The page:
Click on the Picture and check out the nice article on Svalbard and climate research published on Forskning.no
By Morgan Bender
With over 240 polar cod sampled, 30 weeks gone by, and 2.310 bags of precisely prepared, weighed, chopped and labeled portions of calanus fish food, the long term chronic dietary exposure experiment has come a great distance! Here is a small glimpse into what the sampling and experimental design has been like so far.
Periodic measurements on all fish in the experiment has allowed us to monitor growth throughout the reproductive development without removing the fish from the experiment. It also gave us a chance to check up on our favorite individual fish progress over the span of many months.
This cold room at Kårvika havbrukstasjon outside of Tromsø has been the experimental grounds for the duration of the project. The temperature of the water is now 3 degrees and the air isn’t much warmer, following the temperature variations of Kongsfjorden on Svalbard, where most of the fish are from.
Inside the cold room its polar night and has been since November following a 79 degree North light regime. That means that work for us is also done in the dark. A total of ten tanks in this room are used for the dietary exposure experiments and are monitored continuously by technicians at the research station.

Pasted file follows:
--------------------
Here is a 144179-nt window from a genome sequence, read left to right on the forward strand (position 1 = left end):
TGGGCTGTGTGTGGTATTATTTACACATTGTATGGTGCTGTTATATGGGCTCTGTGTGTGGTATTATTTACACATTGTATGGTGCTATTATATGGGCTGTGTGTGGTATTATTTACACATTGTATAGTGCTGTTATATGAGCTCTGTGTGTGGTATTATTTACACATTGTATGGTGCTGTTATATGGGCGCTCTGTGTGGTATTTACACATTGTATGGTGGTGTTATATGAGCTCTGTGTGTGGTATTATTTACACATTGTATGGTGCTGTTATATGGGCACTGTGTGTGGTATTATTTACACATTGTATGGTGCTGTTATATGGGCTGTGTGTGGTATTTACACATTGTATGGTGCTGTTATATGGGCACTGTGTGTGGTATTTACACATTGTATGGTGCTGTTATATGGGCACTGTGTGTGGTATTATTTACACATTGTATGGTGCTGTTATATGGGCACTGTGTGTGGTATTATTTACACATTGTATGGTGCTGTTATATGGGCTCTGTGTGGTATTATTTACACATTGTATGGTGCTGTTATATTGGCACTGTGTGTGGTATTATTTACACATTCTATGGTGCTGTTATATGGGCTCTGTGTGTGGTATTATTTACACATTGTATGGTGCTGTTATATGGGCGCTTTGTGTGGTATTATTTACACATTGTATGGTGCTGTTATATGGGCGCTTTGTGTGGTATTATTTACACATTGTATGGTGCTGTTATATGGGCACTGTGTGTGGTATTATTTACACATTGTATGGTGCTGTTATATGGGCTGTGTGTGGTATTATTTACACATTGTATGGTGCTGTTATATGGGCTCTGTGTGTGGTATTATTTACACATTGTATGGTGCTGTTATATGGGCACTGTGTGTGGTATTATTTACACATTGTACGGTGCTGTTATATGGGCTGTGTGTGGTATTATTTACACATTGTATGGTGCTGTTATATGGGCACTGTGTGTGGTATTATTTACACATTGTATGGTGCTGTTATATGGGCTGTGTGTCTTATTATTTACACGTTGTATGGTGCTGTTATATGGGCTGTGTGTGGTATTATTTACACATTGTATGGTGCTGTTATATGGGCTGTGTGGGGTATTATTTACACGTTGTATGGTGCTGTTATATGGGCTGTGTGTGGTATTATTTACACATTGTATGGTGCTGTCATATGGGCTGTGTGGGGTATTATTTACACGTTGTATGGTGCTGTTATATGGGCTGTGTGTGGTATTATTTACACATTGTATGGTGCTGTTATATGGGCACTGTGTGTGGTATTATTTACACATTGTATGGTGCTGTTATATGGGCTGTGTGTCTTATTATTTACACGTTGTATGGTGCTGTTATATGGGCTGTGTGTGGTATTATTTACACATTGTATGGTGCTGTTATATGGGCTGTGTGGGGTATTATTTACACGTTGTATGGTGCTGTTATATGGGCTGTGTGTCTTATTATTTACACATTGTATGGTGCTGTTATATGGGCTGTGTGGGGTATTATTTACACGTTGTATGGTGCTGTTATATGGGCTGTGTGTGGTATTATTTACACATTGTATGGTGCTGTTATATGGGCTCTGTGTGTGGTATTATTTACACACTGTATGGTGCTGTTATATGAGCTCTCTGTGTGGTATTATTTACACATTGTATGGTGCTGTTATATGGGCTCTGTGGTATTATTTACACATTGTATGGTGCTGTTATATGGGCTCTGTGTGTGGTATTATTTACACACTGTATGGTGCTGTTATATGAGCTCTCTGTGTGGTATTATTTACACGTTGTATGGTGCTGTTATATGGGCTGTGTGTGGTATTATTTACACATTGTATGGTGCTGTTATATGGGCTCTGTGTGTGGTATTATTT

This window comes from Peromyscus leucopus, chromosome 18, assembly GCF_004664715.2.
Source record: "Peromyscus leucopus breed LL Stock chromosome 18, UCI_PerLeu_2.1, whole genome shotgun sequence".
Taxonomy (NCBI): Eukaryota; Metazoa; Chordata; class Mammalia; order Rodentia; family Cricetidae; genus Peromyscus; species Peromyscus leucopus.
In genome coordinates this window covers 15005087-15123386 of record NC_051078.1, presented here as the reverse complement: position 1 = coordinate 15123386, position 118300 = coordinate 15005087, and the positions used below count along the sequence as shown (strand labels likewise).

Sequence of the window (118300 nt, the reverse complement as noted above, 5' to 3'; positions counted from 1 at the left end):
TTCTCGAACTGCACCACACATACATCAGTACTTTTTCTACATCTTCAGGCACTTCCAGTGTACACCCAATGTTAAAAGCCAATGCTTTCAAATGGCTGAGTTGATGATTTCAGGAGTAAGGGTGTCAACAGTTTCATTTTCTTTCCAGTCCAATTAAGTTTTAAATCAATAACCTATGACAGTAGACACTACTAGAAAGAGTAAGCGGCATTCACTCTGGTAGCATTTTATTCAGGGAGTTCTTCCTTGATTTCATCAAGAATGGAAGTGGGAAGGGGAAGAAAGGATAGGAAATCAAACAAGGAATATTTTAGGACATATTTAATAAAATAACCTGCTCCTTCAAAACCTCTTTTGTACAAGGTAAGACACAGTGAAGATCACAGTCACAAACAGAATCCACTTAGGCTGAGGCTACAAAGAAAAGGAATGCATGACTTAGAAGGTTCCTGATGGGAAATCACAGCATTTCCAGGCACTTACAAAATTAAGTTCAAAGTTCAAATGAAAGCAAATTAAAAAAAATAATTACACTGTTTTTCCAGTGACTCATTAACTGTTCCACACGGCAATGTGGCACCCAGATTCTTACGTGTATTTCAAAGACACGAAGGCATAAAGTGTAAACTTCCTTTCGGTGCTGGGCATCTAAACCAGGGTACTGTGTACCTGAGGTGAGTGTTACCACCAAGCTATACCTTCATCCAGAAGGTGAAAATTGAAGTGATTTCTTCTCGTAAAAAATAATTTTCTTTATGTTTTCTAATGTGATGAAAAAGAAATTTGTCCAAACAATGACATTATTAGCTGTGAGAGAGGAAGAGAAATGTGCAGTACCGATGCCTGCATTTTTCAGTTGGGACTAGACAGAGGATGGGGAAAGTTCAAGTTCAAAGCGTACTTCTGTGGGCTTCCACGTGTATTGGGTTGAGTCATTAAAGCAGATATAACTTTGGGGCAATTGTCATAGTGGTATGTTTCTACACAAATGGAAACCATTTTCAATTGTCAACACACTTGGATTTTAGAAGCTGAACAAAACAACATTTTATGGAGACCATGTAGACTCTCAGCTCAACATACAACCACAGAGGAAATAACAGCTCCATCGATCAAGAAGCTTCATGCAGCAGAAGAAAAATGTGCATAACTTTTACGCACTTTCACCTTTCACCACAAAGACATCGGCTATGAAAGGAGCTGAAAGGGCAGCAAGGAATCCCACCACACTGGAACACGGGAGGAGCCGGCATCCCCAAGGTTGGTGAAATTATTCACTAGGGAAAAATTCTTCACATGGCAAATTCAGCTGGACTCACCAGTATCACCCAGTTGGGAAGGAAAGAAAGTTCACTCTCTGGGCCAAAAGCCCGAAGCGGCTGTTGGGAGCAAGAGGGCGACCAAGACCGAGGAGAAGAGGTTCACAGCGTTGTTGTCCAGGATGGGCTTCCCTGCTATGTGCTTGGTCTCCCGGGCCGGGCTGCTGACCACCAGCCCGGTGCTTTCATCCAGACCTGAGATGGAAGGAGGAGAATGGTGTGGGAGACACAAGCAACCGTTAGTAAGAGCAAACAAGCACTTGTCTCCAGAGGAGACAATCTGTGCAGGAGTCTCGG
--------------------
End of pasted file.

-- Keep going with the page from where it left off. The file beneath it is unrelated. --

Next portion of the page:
Calanus copepods are one of the main food items for polar cod and we feed them a lot of it! The different doses of crude oil are mixed with this bright orange zooplankton and fed to fish twice weekly, the remaining food for the week is untainted calanus. Feeding is done by tank and biomass of the tank is used to calculate how much food that tank receives. This amount is adjusted based on growth and sampling every 6 weeks.
Work has already been done in the lab looking at sex steroid hormones extracted from blood plasma. This will give us indications of hormone signalling involved in reproductive development and possible endocrine disruption with chronic exposure to petroleum compounds.
Over the course of the experiment, smaller sampling points using unexposed fish have allowed us to narrow in on specific events in the reproductive process with regard to planning full sampling events at critical time points.